A new medical device that could save thousands of lives by preventing opioid overdoses was approved Thursday by the U.S. Food and Drug Administration.
The hand-held auto-injector is designed for family and caregivers to administer a single dose of a drug called naloxone, which rapidly reverses the effects of heroin and other opioids.
Called Evzio, the emergency treatment works like the well-known EpiPen — an epinephrine auto-injector for serious allergic reactions — as it is injected into the muscle and does not require training, making it more user-friendly. Once injected, the naloxone stops heroin and other opioids from slowing a person’s breathing down to the point that it stops.
The FDA approved the prescription treatment after just 15 weeks under priority status.
Naloxone has long been used in ambulances and hospitals, but Evzio now allows nonmedical personnel to carry the drug in a pocket or to store it in a medicine cabinet.
As use of the new tool becomes more widespread, New York state is doing its part to help combat the epidemic.
That was New York Attorney General Eric Schneiderman’s message Thursday as he announced a new program to provide all state law enforcement officers with naloxone and train them to use it. It’s the first state in the nation to do so, using $5 million in seized drug money to fund their Community Overdose Prevention (COP) program.
Currently, most law enforcement agencies are using the nasal spray version of the antidote, which is slightly different than the auto-injector.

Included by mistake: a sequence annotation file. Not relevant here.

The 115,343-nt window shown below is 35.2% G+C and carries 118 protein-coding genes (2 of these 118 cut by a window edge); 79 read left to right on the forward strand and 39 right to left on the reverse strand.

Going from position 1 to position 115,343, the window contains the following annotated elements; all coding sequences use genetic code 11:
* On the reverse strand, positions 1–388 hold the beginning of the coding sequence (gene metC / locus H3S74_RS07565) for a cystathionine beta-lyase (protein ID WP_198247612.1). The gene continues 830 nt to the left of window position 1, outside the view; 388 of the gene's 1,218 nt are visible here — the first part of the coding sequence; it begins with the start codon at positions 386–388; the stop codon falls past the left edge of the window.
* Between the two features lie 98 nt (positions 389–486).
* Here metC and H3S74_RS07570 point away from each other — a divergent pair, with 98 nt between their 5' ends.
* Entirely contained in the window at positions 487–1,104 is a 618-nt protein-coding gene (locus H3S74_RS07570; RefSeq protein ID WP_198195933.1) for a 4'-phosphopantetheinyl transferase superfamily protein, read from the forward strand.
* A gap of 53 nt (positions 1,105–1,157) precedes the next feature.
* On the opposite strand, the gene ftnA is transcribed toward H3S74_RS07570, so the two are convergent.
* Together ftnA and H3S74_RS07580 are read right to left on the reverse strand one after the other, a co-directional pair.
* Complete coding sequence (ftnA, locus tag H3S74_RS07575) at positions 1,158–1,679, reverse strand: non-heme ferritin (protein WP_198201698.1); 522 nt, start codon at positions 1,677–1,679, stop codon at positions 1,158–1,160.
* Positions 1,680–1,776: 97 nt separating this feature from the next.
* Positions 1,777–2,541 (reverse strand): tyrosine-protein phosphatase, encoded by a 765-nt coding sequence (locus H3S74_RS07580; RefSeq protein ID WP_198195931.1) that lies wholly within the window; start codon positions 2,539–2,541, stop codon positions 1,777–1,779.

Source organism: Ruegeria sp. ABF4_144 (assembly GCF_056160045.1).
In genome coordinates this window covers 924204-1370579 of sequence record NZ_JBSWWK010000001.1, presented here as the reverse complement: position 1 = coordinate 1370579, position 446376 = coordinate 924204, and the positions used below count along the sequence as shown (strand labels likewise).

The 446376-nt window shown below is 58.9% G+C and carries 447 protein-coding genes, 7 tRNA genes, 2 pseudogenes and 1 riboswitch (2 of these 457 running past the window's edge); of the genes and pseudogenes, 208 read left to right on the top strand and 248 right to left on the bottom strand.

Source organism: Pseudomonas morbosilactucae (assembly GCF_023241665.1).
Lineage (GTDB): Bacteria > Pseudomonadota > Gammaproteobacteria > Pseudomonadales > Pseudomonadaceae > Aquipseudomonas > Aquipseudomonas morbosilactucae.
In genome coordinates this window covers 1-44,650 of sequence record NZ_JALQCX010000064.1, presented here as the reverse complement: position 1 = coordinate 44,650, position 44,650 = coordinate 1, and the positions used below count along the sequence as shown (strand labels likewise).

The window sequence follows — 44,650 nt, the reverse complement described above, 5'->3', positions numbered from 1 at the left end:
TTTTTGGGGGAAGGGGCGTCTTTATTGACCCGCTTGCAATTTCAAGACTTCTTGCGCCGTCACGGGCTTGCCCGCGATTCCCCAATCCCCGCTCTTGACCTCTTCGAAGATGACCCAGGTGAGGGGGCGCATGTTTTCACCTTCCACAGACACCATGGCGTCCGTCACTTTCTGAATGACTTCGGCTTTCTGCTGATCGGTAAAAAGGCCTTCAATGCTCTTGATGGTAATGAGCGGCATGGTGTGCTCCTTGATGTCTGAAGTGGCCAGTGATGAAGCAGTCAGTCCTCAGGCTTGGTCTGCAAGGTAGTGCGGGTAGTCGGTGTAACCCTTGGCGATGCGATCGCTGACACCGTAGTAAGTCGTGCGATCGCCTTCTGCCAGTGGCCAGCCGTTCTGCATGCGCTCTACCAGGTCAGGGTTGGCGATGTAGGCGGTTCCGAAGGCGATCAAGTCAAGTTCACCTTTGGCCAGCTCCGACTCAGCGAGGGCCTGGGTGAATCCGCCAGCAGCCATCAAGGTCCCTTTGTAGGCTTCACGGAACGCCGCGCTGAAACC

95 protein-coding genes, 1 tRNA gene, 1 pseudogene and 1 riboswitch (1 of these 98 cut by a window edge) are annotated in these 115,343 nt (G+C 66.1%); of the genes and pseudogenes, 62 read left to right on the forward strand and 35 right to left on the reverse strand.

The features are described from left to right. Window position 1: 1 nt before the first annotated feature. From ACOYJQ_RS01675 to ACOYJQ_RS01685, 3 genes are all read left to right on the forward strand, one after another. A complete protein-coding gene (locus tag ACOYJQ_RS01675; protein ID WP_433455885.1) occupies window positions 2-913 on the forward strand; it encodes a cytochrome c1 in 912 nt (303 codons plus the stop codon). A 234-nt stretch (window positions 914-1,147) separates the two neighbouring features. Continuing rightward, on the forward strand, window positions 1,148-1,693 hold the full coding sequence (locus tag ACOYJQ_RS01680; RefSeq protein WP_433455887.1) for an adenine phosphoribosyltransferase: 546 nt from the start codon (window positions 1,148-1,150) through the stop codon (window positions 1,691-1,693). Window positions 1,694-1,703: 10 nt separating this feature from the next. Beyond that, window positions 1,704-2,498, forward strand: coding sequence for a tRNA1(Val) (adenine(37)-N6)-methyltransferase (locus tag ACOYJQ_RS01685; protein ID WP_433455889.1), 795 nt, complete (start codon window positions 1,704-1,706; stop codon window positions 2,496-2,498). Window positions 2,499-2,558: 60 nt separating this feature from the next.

It comes in a kit that costs about $60. With a shelf life of two years, every kit has two pre-filled syringes of the drug, along with other items to help use it safely.
Schneiderman says using naloxone allows victims to be brought back “from the brink of death and buys more time to get to a hospital.”
Noting that there were more than 2,000 opioid overdoses in New York in 2011, Schneiderman said, “It isn’t every day that we can announce that we will save lives.”
More than 500 lives were saved last year in Suffolk County, where police officers have been part of a pilot program since 2012 to carry naloxone, Schneiderman said.
The antidote saved the life of Angie Ruhry’s son, Peter, in 2009. Though he died 18 months later, Ruhry said “Those 18 months were a gift. Anyone that’s lost a loved one knows that even one more day is a gift.”
She emphasized her support of the program, saying, “People are dying and we have this powerful tool to save lives in the midst of the epidemic.”